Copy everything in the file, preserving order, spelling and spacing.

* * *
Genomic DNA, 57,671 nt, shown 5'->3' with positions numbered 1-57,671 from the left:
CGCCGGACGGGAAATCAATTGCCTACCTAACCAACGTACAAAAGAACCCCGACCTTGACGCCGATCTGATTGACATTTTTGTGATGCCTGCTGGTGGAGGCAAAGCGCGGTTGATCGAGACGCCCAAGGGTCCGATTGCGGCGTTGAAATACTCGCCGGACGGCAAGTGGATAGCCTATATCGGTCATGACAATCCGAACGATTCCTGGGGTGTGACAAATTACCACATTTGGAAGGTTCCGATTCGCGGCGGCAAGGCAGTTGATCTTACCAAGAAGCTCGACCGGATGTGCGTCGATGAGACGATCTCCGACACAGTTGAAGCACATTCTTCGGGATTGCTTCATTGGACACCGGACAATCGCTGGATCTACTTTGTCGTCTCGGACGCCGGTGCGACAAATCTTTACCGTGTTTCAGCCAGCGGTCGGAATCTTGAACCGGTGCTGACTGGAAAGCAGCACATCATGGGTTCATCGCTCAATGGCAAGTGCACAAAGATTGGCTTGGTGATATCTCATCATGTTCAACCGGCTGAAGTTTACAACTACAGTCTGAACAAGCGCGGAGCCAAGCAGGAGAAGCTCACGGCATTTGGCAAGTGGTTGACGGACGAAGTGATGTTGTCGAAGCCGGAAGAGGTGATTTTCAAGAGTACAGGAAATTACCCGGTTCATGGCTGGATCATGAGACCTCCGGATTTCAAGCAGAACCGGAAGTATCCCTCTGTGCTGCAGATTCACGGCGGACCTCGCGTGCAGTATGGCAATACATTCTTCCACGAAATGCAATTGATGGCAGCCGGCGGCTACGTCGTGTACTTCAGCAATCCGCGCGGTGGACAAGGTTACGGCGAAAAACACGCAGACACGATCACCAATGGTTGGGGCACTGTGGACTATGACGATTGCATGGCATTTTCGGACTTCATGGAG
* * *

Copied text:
Genomic DNA, 57,671 nt, shown 5'->3' with positions numbered 1-57,671 from the left:
CGCCGGACGGGAAATCAATTGCCTACCTAACCAACGTACAAAAGAACCCCGACCTTGACGCCGATCTGATTGACATTTTTGTGATGCCTGCTGGTGGAGGCAAAGCGCGGTTGATCGAGACGCCCAAGGGTCCGATTGCGGCGTTGAAATACTCGCCGGACGGCAAGTGGATAGCCTATATCGGTCATGACAATCCGAACGATTCCTGGGGTGTGACAAATTACCACATTTGGAAGGTTCCGATTCGCGGCGGCAAGGCAGTTGATCTTACCAAGAAGCTCGACCGGATGTGCGTCGATGAGACGATCTCCGACACAGTTGAAGCACATTCTTCGGGATTGCTTCATTGGACACCGGACAATCGCTGGATCTACTTTGTCGTCTCGGACGCCGGTGCGACAAATCTTTACCGTGTTTCAGCCAGCGGTCGGAATCTTGAACCGGTGCTGACTGGAAAGCAGCACATCATGGGTTCATCGCTCAATGGCAAGTGCACAAAGATTGGCTTGGTGATATCTCATCATGTTCAACCGGCTGAAGTTTACAACTACAGTCTGAACAAGCGCGGAGCCAAGCAGGAGAAGCTCACGGCATTTGGCAAGTGGTTGACGGACGAAGTGATGTTGTCGAAGCCGGAAGAGGTGATTTTCAAGAGTACAGGAAATTACCCGGTTCATGGCTGGATCATGAGACCTCCGGATTTCAAGCAGAACCGGAAGTATCCCTCTGTGCTGCAGATTCACGGCGGACCTCGCGTGCAGTATGGCAATACATTCTTCCACGAAATGCAATTGATGGCAGCCGGCGGCTACGTCGTGTACTTCAGCAATCCGCGCGGTGGACAAGGTTACGGCGAAAAACACGCAGACACGATCACCAATGGTTGGGGCACTGTGGACTATGACGATTGCATGGCATTTTCGGACTTCATGGAG